by Daniel Smith
All images by Nick Hodgskin of Nickeh Films.
Sports can be a challenging photographic subject but with the right gear and an understanding of the principles, great results are close at hand. There are a range of challenges that need to be overcome when shooting sports and we will cover some here.
Depending on the results that you are chasing you generally want to freeze the action. The speed of the runner, cyclist, skateboarder or pole vaulter will determine how fast of a shutter speed you need. When an object is moving across the frame the movement will be more apparent than if it is moving toward the camera. To freeze the action a shutter speed faster than 1/500th of a second should suffice. It is always good to experiment.
You may find that the blur of the motion in the frame can add to the dynamic nature of the shot. If using a slower shutter speed for this, use a tripod to steady the camera or brace yourself against a static object. When using slow shutter speeds to show this blur, a shot will usually look better if there is a part of the frame that is sharp as a reference point.
Distance between camera and the athlete
If you are shooting sport on a field or oval the players are often a bit of a distance away. You need a long lens to bring the action in close. Sports shots will suffer if you are either not close enough to the action or not able to bring it up close enough with a long lens. An effective sports image needs to make the viewer of the image feel like they are there. Surf photography is an example that requires a long lens due to the distance from the action. It is not unusual for top surf photographers to use a 600mm lens. Sports photographers will often shoot with anything from a 200mm lens right up to a 1200mm lens.
On the flipside, at times the physical distance from the sportsperson needs to and can be much closer. Action sports such as BMX, skating, scootering can benefit from a closer perspective. When shooting freestyle action sports often there is a relationship between the rider and the terrain, urban environment, ramp or jump and this is often best represented close up. The dynamic nature of the movement of the rider in conjunction with the relationship to the board, bike, or scooter looks good at a close perspective. A wide lens skews that perspective and can emphasise scale, adding to the impressive nature of the trick. A second purchase after the camera for an avid action sports shooter is often a fisheye or wide angle lens.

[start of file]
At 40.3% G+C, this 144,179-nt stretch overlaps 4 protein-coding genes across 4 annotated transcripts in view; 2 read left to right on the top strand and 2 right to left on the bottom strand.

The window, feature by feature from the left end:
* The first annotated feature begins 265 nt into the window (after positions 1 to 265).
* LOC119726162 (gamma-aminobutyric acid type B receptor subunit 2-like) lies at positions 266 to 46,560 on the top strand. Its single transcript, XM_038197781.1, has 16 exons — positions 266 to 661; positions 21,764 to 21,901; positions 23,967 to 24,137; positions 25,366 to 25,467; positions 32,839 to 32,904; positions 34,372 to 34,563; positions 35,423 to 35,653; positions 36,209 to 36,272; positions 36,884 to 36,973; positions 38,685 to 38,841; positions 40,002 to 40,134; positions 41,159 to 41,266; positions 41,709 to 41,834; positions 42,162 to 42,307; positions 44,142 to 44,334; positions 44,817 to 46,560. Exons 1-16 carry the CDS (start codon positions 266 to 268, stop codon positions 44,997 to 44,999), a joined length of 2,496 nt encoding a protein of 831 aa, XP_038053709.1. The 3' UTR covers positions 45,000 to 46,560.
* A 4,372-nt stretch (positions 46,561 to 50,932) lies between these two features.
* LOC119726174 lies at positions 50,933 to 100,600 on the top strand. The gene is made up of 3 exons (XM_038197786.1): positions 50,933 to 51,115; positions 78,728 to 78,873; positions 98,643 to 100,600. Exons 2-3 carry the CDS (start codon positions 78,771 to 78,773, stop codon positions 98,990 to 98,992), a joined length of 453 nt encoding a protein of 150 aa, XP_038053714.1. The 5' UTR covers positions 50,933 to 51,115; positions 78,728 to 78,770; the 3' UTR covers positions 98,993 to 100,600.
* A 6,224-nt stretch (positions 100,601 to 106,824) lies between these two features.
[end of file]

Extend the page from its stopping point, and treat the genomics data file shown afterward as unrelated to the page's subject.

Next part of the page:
This can be a challenge in many facets of sports shooting with both low and high amounts of light causing problems. Games are often held at night in stadiums and sports fields and when you have to shoot at a high shutter speed to freeze the action it does not give you much leeway. To combat this you need a good (fast) aperture on your lens to let in the most light and good low light performance on your camera (high ISO) makes a big difference. Shooting in a stadium during the day also has its issues with the variance in light between sun and shade. Shooting in direct sunlight is always a challenge and if you’re not close enough to balance the light with some fill-flash if can be hard to contend with. A good availability of light does make for a faster shutter speed which is beneficial.
Focus can be hard to get right when shooting sports because of the fast moving overlapping subjects and changing light you will need a camera with advanced focusing options (7D mkII just announced). Some cameras utilise a high end focus tracking that can preempt the movement of the subject and is able to identify when someone else crosses into frame. Game sports have people moving around in front of the subject you are shooting and the cameras autofocus system needs to be advanced enough to understand where to hold focus on your main subject.
Experiment and try lots of different things. Try to create images that stand out from the standard images you see in the genres of sports photography, choose a different angle or perspective to display a unique viewpoint.
A look at outstanding images from a large event like the Olympic Games will yield an artistic set of images that represents the moment by highlighting the action, the event, the light, a reaction, interaction, all captured in a unique way.
Images © Nick Hodgskin 2014.